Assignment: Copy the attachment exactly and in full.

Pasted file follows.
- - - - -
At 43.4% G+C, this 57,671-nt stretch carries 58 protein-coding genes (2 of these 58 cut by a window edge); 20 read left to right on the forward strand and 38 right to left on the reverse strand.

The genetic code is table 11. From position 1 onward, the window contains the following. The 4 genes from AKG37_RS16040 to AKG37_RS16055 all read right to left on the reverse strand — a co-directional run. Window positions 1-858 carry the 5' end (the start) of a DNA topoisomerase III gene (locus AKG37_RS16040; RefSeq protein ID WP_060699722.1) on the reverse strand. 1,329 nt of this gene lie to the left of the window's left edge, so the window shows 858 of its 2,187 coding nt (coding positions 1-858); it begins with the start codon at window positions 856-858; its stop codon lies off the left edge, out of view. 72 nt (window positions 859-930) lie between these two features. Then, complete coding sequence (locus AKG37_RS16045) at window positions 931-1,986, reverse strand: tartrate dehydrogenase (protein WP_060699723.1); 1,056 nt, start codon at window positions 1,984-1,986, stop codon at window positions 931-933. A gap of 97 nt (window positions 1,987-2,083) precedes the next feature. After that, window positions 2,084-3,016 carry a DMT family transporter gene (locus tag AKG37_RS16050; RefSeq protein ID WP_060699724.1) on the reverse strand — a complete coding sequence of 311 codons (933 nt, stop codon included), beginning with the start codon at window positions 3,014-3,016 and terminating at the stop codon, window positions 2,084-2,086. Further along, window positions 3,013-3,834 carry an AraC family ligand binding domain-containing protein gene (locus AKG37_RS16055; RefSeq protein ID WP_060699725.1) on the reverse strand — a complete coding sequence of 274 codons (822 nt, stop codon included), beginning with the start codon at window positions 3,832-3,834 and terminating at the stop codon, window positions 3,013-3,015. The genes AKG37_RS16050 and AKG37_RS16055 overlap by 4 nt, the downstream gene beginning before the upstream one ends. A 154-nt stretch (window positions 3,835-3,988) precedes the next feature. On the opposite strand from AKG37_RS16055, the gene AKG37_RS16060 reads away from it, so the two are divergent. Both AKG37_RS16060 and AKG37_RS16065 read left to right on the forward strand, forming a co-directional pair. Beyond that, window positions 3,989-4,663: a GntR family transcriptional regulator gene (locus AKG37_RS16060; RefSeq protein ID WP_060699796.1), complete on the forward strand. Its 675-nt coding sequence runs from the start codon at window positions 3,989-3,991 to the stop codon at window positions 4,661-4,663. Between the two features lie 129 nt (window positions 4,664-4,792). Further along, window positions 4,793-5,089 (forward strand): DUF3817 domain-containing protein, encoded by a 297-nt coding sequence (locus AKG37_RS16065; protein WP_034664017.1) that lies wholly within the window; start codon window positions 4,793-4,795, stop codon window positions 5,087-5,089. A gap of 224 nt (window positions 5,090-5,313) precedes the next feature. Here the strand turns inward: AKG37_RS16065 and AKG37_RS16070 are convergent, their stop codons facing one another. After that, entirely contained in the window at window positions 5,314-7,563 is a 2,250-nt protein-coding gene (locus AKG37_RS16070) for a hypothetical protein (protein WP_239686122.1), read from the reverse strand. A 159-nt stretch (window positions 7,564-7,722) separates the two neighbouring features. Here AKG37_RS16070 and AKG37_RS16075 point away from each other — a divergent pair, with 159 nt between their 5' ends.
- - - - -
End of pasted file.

At 43.4% G+C, this 57,671-nt stretch carries 58 protein-coding genes (2 of these 58 cut by a window edge); 20 read left to right on the forward strand and 38 right to left on the reverse strand.

The genetic code is table 11. From position 1 onward, the window contains the following. The 4 genes from AKG37_RS16040 to AKG37_RS16055 all read right to left on the reverse strand — a co-directional run. Window positions 1-858 carry the 5' end (the start) of a DNA topoisomerase III gene (locus AKG37_RS16040; RefSeq protein ID WP_060699722.1) on the reverse strand. 1,329 nt of this gene lie to the left of the window's left edge, so the window shows 858 of its 2,187 coding nt (coding positions 1-858); it begins with the start codon at window positions 856-858; its stop codon lies off the left edge, out of view. 72 nt (window positions 859-930) lie between these two features. Then, complete coding sequence (locus AKG37_RS16045) at window positions 931-1,986, reverse strand: tartrate dehydrogenase (protein WP_060699723.1); 1,056 nt, start codon at window positions 1,984-1,986, stop codon at window positions 931-933. A gap of 97 nt (window positions 1,987-2,083) precedes the next feature. After that, window positions 2,084-3,016 carry a DMT family transporter gene (locus tag AKG37_RS16050; RefSeq protein ID WP_060699724.1) on the reverse strand — a complete coding sequence of 311 codons (933 nt, stop codon included), beginning with the start codon at window positions 3,014-3,016 and terminating at the stop codon, window positions 2,084-2,086. Further along, window positions 3,013-3,834 carry an AraC family ligand binding domain-containing protein gene (locus AKG37_RS16055; RefSeq protein ID WP_060699725.1) on the reverse strand — a complete coding sequence of 274 codons (822 nt, stop codon included), beginning with the start codon at window positions 3,832-3,834 and terminating at the stop codon, window positions 3,013-3,015. The genes AKG37_RS16050 and AKG37_RS16055 overlap by 4 nt, the downstream gene beginning before the upstream one ends. A 154-nt stretch (window positions 3,835-3,988) precedes the next feature. On the opposite strand from AKG37_RS16055, the gene AKG37_RS16060 reads away from it, so the two are divergent. Both AKG37_RS16060 and AKG37_RS16065 read left to right on the forward strand, forming a co-directional pair. Beyond that, window positions 3,989-4,663: a GntR family transcriptional regulator gene (locus AKG37_RS16060; RefSeq protein ID WP_060699796.1), complete on the forward strand. Its 675-nt coding sequence runs from the start codon at window positions 3,989-3,991 to the stop codon at window positions 4,661-4,663. Between the two features lie 129 nt (window positions 4,664-4,792). Further along, window positions 4,793-5,089 (forward strand): DUF3817 domain-containing protein, encoded by a 297-nt coding sequence (locus AKG37_RS16065; protein WP_034664017.1) that lies wholly within the window; start codon window positions 4,793-4,795, stop codon window positions 5,087-5,089. A gap of 224 nt (window positions 5,090-5,313) precedes the next feature. Here the strand turns inward: AKG37_RS16065 and AKG37_RS16070 are convergent, their stop codons facing one another. After that, entirely contained in the window at window positions 5,314-7,563 is a 2,250-nt protein-coding gene (locus AKG37_RS16070) for a hypothetical protein (protein WP_239686122.1), read from the reverse strand. A 159-nt stretch (window positions 7,564-7,722) separates the two neighbouring features. Here AKG37_RS16070 and AKG37_RS16075 point away from each other — a divergent pair, with 159 nt between their 5' ends.